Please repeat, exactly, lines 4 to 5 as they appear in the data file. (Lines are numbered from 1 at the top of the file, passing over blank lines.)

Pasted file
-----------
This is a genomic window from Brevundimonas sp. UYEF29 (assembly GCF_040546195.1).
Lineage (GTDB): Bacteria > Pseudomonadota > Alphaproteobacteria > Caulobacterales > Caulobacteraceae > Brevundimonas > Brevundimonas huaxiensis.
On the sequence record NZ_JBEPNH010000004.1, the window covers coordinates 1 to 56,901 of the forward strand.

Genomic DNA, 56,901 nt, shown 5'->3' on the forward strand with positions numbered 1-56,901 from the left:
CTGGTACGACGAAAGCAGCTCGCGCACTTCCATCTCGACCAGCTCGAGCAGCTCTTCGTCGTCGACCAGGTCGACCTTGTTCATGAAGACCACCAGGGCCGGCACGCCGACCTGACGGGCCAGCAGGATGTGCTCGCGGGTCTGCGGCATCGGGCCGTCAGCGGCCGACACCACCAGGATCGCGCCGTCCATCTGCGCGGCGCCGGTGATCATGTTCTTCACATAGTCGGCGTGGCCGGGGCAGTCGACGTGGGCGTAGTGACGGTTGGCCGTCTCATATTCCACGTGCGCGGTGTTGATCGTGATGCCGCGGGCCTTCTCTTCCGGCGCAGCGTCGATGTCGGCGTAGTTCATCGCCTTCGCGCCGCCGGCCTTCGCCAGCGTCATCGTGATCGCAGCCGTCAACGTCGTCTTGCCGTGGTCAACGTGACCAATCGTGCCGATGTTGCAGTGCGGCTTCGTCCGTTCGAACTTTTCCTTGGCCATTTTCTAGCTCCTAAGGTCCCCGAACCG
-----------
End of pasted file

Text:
Genomic DNA, 56,901 nt, shown 5'->3' on the forward strand with positions numbered 1-56,901 from the left:
CTGGTACGACGAAAGCAGCTCGCGCACTTCCATCTCGACCAGCTCGAGCAGCTCTTCGTCGTCGACCAGGTCGACCTTGTTCATGAAGACCACCAGGGCCGGCACGCCGACCTGACGGGCCAGCAGGATGTGCTCGCGGGTCTGCGGCATCGGGCCGTCAGCGGCCGACACCACCAGGATCGCGCCGTCCATCTGCGCGGCGCCGGTGATCATGTTCTTCACATAGTCGGCGTGGCCGGGGCAGTCGACGTGGGCGTAGTGACGGTTGGCCGTCTCATATTCCACGTGCGCGGTGTTGATCGTGATGCCGCGGGCCTTCTCTTCCGGCGCAGCGTCGATGTCGGCGTAGTTCATCGCCTTCGCGCCGCCGGCCTTCGCCAGCGTCATCGTGATCGCAGCCGTCAACGTCGTCTTGCCGTGGTCAACGTGACCAATCGTGCCGATGTTGCAGTGCGGCTTCGTCCGTTCGAACTTTTCCTTGGCCATTTTCTAGCTCCTAAGGTCCCCGAACCG